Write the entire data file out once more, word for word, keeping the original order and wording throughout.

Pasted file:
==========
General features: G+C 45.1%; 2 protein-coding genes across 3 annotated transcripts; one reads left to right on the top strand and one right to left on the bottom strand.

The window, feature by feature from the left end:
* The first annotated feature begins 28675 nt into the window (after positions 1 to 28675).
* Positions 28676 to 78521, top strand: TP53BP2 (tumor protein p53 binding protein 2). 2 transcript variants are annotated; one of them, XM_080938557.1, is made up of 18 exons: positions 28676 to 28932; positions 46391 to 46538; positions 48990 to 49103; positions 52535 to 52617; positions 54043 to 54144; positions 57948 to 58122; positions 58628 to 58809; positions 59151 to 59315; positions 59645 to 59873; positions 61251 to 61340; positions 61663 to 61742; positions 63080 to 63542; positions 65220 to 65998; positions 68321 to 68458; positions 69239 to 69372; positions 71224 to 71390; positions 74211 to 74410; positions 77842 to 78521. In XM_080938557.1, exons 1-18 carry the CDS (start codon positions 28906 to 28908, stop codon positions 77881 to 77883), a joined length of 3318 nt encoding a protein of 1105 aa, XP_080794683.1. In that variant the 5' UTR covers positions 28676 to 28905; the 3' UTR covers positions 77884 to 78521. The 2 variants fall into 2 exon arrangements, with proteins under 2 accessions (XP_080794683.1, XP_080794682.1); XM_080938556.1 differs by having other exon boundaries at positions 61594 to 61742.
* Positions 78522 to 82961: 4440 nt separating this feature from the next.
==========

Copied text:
General features: G+C 45.1%; 2 protein-coding genes across 3 annotated transcripts; one reads left to right on the top strand and one right to left on the bottom strand.

The window, feature by feature from the left end:
* The first annotated feature begins 28675 nt into the window (after positions 1 to 28675).
* Positions 28676 to 78521, top strand: TP53BP2 (tumor protein p53 binding protein 2). 2 transcript variants are annotated; one of them, XM_080938557.1, is made up of 18 exons: positions 28676 to 28932; positions 46391 to 46538; positions 48990 to 49103; positions 52535 to 52617; positions 54043 to 54144; positions 57948 to 58122; positions 58628 to 58809; positions 59151 to 59315; positions 59645 to 59873; positions 61251 to 61340; positions 61663 to 61742; positions 63080 to 63542; positions 65220 to 65998; positions 68321 to 68458; positions 69239 to 69372; positions 71224 to 71390; positions 74211 to 74410; positions 77842 to 78521. In XM_080938557.1, exons 1-18 carry the CDS (start codon positions 28906 to 28908, stop codon positions 77881 to 77883), a joined length of 3318 nt encoding a protein of 1105 aa, XP_080794683.1. In that variant the 5' UTR covers positions 28676 to 28905; the 3' UTR covers positions 77884 to 78521. The 2 variants fall into 2 exon arrangements, with proteins under 2 accessions (XP_080794683.1, XP_080794682.1); XM_080938556.1 differs by having other exon boundaries at positions 61594 to 61742.
* Positions 78522 to 82961: 4440 nt separating this feature from the next.